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Kim Higgins presents "Dinosaurs" and "Solids to Lake Park-Audubon students. She was there as a part of the Science Matters program, a partnership with Flint Hills Resources and the Science Museum of Minnesota.

Dinosaurs roaming in LP-A

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Dinosaurs roaming in LP-A
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Lake Park-Audubon School students experienced fizzing test tubes, larger-than-life dinosaurs and dazzling displays of ecosystems as they learned about science through dramatic hands-on demonstrations on Thursday, Feb. 25.


Flint Hills Resources and the Science Museum of Minnesota brought their interactive Science Matters program to Lake Park-Audubon to enrich students' science education and inspire them to enhance students' interest in the sciences.

Science Museum staff visited Lake Park Audubon to present two Science Matters assemblies --Dinosaurs and Solids, Liquids and Gases -- to 340 students. Through exciting, hands-on experiments, students will explore what life would have been like for dinosaurs, helping a paleontologist discover fossils and reconstruct a life-sized dinosaur. Other students explored the chemical makeup of solids, liquids and gases and how energy changes matter from one form to another.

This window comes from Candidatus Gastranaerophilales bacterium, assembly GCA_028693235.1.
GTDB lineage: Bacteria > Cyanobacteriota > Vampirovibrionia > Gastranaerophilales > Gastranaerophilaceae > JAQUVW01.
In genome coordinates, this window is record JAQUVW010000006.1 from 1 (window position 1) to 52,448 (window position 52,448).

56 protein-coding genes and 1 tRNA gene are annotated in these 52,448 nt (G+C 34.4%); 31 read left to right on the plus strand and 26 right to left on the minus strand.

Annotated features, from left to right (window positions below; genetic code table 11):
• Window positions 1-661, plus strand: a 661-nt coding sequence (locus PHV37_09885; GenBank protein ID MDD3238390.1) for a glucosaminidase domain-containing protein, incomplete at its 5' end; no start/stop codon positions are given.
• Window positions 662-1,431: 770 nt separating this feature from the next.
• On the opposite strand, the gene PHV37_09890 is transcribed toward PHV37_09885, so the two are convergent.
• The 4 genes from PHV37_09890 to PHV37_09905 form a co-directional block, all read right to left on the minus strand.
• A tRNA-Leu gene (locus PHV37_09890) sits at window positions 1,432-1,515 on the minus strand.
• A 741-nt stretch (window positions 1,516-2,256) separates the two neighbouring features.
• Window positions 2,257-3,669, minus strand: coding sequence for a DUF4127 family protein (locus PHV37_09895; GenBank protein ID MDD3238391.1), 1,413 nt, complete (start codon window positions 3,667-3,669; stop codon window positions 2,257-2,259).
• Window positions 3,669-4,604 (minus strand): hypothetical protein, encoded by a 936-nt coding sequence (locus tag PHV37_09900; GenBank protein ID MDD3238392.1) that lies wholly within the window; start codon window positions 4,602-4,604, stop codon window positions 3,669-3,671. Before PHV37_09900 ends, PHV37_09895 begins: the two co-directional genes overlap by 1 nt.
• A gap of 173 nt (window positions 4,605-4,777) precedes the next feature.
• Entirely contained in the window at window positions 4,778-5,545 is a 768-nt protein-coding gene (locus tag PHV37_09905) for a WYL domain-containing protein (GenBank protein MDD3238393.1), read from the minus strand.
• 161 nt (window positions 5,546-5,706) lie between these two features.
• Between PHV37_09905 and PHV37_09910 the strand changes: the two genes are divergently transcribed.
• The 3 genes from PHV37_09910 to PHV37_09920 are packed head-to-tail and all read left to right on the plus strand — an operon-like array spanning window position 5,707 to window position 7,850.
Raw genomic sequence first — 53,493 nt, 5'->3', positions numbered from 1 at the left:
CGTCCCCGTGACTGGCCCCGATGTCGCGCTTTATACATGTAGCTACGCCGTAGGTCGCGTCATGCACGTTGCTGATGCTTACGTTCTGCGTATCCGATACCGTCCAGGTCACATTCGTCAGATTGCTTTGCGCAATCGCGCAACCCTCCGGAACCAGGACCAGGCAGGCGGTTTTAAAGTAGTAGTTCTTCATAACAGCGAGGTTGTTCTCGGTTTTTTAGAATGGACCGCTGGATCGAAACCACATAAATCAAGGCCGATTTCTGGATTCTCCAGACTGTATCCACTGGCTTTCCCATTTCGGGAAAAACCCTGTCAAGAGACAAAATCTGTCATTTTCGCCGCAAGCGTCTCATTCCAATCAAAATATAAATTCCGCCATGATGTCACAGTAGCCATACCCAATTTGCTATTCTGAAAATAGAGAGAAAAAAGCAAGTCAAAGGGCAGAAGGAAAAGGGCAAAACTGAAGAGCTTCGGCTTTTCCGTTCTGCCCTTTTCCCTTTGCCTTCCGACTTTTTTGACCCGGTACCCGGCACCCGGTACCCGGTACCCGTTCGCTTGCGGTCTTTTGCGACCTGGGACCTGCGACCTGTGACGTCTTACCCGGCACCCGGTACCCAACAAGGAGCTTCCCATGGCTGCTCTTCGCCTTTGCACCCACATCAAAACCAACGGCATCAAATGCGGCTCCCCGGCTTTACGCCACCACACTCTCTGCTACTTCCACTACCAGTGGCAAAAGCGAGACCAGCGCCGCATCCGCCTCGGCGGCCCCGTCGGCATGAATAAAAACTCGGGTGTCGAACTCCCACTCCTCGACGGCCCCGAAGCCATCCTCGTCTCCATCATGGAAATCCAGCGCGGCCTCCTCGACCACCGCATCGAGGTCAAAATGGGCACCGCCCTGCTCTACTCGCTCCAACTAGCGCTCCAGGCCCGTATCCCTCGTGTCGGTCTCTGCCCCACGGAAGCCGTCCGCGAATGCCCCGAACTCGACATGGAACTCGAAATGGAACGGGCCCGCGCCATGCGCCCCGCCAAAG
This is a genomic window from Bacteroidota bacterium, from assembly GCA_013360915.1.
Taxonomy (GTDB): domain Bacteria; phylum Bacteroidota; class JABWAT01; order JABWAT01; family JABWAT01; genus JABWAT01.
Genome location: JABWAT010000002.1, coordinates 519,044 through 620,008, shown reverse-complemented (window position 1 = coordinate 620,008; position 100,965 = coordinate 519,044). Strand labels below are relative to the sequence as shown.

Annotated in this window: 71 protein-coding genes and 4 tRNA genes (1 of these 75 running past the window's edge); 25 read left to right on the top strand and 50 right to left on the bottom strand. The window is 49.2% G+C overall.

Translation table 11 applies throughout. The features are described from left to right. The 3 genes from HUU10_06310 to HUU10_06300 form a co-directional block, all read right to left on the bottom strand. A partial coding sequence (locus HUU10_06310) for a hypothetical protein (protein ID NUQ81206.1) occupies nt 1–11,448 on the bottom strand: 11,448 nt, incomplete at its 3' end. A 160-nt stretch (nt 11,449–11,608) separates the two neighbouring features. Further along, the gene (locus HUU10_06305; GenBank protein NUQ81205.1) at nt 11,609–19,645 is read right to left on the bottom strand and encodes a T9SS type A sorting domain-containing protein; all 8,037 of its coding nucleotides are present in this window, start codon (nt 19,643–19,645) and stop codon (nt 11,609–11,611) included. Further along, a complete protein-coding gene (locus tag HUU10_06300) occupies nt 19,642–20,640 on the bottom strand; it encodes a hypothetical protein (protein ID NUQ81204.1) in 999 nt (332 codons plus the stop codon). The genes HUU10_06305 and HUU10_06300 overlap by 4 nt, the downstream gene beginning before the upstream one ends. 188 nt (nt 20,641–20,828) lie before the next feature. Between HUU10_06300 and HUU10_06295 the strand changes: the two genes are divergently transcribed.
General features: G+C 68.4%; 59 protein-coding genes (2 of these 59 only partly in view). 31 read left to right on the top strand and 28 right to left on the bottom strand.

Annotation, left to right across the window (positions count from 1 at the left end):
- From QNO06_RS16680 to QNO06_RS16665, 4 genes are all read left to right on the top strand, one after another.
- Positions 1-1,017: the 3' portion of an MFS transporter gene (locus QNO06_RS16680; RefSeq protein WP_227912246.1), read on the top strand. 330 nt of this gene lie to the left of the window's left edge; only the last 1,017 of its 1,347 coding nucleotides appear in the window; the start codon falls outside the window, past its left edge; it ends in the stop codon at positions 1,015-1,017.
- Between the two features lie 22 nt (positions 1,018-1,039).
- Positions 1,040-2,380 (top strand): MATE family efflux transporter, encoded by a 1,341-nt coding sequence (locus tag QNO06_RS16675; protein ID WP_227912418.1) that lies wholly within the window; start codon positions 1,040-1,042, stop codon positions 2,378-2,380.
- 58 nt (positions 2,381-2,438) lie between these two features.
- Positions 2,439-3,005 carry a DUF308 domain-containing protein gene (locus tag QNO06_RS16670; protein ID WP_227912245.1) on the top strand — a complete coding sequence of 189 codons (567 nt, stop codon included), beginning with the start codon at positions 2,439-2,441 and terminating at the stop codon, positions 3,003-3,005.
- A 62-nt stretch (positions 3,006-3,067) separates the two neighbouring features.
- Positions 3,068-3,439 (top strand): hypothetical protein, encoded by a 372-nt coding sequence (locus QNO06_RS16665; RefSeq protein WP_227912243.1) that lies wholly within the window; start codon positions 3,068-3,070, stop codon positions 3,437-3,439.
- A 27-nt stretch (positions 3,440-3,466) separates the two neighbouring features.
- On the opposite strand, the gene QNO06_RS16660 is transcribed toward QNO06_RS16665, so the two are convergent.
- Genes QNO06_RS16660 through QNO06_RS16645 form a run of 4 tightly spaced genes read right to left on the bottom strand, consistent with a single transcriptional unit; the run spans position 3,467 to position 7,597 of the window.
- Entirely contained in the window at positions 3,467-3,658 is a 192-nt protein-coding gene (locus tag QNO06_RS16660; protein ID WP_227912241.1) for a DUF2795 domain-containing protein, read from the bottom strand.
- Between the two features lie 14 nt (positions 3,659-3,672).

As part of the Science Matters program, 55 students will be accompanied by teachers and chaperones for an overnight camp-in among the Science Museum's world-class exhibitions and workshops in March. The camp-in will provide students with an opportunity to further their scientific exploration.

By showing students how science plays a role in their daily lives, the Science Matters program also helps enhance their science, technology, engineering and mathematics (STEM) education, which is a goal of the Minnesota Department of Education. The programs, which have recently been realigned and correlated to the new state and national standards, are specifically tailored to each school's curriculum needs.

"The Science Matters program ignites a child's natural curiosity about the wonders of science, bringing science to life," said Dr. Eric J. Jolly, president of the Science Museum of Minnesota. "The program's hands-on science activities are a creative way to support STEM education in our schools."

As part of its partnership with the Science Museum of Minnesota, Flint Hills sponsors educational outreach programs that bring teachers from the museum to elementary schools throughout Minnesota that might not otherwise be able to take advantage of the museum's world-class resources. This year, the Science Matters program will reach more than 4,100 students in 17 schools across the state.

"This program shows students how science impacts their everyday lives and motivates them to play an active role in protecting the environment," said Heather Rein, manager of community investment for Flint Hills Resources.